As a self-proclaimed Christian geek, technology is not the only part of the geek label. As a matter of fact, the technology aspect is more of a side-effect of my true interest: Gaming. I enjoy playing all sorts of games: video games, mind games (kidding!), card games, board games, table-top games, pen and paper games, etc. And I know that there are a LOT of games that I haven’t had a chance to try, and some that when I do play, I just don’t grokk them. But I’m not afraid to try new games to see what they’re like. The hardest part is the expense in buying a game just to try it.
That said, this post is really intended to discuss one of my favorite games that I currently play: Dungeons and Dragons.
Now I know that this game has had a lot of bad press (warning, large image) in its day. The negative imagery most people have ranges from ‘A game only for pimply-faced mouth-breathing 12 year olds’ to it being ‘Intro to Satanism and Witchcraft 101.’ Or, even more outrageous of a claim: it’s the cause of murders and suicides world-wide.
In truth, there are several well known people that play. I’m not saying that they are model citizens, but they seem to be somewhat well adjusted and they are definitely not pimply-faced mouth-breathing 12 year olds.
As for the Intro to Satanism and murder-suicide bit, well, it is what you make of it.
The game is of the pen and paper variety, meaning that it requires a pen and paper to play. (Or for those who like the tech advancements, you can use a computer as well.) These games reside primarily in the imagination and use paper to keep track of the rules and statuses of the characters and dice to help add a sense of danger for the character. They are played cooperatively against the imaginary world the Game Master has created (sometimes with the help of the players.)
Ultimately, however, if you boil the game down to its core mechanic it’s this: rolling a specific die to see if your random number plus bonuses are better than a predetermined target number. I know it sounds terribly boring, and it can be with the wrong mix of players. The fun comes in when you’re gathered around a table with friends who are working together to weave an intricate story that’s less about magic and fighting, and more about the interactions between characters from far-off worlds and civilizations.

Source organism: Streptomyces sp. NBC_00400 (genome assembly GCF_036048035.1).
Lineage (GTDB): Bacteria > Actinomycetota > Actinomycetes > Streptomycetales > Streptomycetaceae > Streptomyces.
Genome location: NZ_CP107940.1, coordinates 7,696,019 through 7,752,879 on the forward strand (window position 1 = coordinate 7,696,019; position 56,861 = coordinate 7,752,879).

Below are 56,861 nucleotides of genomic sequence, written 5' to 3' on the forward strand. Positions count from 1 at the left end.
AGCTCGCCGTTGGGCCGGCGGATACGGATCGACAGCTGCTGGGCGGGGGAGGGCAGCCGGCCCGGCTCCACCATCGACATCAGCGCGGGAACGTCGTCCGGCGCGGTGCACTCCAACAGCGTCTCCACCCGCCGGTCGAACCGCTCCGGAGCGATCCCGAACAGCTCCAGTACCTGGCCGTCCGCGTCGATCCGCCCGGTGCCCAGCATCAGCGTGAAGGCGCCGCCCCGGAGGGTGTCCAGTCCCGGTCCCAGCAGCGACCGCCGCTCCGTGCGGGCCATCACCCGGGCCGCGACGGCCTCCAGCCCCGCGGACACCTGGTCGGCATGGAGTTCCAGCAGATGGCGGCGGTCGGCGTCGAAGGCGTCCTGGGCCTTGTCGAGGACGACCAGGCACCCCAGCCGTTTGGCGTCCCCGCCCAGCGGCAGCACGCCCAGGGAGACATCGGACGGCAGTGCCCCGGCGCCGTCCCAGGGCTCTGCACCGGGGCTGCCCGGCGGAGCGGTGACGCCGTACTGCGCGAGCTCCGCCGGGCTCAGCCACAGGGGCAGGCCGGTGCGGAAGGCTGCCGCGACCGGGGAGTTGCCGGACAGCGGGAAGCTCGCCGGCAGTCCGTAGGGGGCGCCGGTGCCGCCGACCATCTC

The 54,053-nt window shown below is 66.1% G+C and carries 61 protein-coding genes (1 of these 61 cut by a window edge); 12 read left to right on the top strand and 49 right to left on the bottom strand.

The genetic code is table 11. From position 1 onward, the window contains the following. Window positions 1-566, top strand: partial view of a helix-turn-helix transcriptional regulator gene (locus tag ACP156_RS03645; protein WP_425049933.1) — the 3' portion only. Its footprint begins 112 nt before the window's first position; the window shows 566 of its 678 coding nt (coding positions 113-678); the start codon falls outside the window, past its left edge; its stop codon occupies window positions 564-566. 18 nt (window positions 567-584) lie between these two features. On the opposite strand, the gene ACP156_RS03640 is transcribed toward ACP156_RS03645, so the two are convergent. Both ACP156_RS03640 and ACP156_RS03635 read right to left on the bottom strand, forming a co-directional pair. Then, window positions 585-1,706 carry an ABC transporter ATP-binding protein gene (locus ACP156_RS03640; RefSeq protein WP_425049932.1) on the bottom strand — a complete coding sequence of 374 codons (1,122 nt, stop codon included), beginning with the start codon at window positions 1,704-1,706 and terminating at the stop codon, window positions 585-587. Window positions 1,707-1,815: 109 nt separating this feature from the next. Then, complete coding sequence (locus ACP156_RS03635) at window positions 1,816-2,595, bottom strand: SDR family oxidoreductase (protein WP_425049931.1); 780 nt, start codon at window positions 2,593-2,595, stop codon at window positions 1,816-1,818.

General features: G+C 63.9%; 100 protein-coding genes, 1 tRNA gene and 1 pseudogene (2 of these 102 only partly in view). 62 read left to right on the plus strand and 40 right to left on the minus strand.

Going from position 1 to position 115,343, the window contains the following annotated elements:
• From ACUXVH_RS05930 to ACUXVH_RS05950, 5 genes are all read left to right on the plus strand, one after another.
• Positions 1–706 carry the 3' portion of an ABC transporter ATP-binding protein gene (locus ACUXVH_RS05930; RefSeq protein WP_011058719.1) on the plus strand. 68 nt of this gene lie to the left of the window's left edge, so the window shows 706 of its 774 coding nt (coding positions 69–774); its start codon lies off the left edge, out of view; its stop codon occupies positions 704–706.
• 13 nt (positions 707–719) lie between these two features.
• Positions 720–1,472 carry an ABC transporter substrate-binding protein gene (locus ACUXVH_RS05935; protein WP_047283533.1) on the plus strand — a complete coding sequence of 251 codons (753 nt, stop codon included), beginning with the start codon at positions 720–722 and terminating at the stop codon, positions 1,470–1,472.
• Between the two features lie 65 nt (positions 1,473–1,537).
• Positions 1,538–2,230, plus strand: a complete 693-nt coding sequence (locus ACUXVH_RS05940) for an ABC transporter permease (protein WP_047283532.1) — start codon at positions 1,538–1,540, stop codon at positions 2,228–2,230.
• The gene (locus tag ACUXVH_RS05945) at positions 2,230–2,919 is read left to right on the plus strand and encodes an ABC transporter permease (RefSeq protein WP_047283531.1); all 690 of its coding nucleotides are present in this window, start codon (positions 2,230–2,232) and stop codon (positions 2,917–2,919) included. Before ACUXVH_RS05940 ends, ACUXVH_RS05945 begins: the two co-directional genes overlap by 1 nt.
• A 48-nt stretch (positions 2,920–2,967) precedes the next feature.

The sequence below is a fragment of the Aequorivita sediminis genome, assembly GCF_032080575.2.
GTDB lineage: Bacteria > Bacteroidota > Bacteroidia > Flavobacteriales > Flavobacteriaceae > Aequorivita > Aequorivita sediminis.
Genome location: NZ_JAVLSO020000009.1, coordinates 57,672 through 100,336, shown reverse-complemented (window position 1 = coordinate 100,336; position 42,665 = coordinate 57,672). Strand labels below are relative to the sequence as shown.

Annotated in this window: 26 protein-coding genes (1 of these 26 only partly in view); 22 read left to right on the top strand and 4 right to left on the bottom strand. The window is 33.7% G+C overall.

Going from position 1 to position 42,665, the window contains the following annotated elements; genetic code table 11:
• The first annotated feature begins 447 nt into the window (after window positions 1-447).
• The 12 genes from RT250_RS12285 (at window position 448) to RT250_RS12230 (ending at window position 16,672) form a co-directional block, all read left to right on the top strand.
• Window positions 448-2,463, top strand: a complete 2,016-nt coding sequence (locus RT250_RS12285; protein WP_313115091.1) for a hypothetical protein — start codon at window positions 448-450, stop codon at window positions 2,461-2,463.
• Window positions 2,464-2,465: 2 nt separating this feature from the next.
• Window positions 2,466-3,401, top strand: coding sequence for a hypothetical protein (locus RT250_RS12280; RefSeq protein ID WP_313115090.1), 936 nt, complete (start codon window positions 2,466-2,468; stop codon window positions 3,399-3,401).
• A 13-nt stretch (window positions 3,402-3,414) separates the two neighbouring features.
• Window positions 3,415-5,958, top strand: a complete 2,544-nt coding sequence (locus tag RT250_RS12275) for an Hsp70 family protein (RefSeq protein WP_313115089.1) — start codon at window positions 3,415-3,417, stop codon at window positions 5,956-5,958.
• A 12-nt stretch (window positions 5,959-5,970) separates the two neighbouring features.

Think of the game as Cops and Robbers or Cowboys and Indians (I suppose the PC way of putting that would be Cowboys and Native Americans) with rules to determine exactly who gets shot at a stand-off.
There are many different types of these games, some deal with superheroes, some with army and military strategies, some with spaceships and lightsabres. The differences reside mainly in the rules and the fluff: “Your med-kit helps your character recover from its injuries from the bullet wound.” Vs. “Your healing spell helps your character recover from its injuries from the sword cut.”)
Since these games are limited only to the players imaginations, which would affect the players’ descriptions of their characters’ actions, they can become either extremely dark and gory or light and funny. They don’t inherently demand worship of any god or demon, nor do they have any magic in them beyond mild descriptions such as “Bolts of light leap from my character’s fingertips as he casts Magic Missile.” Also I really have never found anything in it that would cause me to become homicidal. However, I suppose that anything can be made into a religion. And people can find anything to kill and die over.
If you are looking to play any of these types of games, I’d highly recommend sitting in and watching to make sure that they mesh with your desired play style before actually joining in. That way, if they take it a little too seriously, you can bail without any hurt feelings on either side. But don’t give up on the game just because the group you found doesn’t fit. All those words above this are basically trying to explain that the game varies wildly from one group to another and that the group itself is what makes the difference between an enjoyable experience, and something akin to fingernails on a chalkboard.
The group I GM for is composed of Christian men. (And one lady, if she ever got around to joining us.) We get together once or twice a month to goof off and act silly while I attempt to provide some semblance of story telling. It’s great fellowship and we’ve grown closer since we’ve started.
I am a Christian foremost. I am a geek second. I’m also a certified Dungeon Master. I look forward to telling you about some of our adventures soon!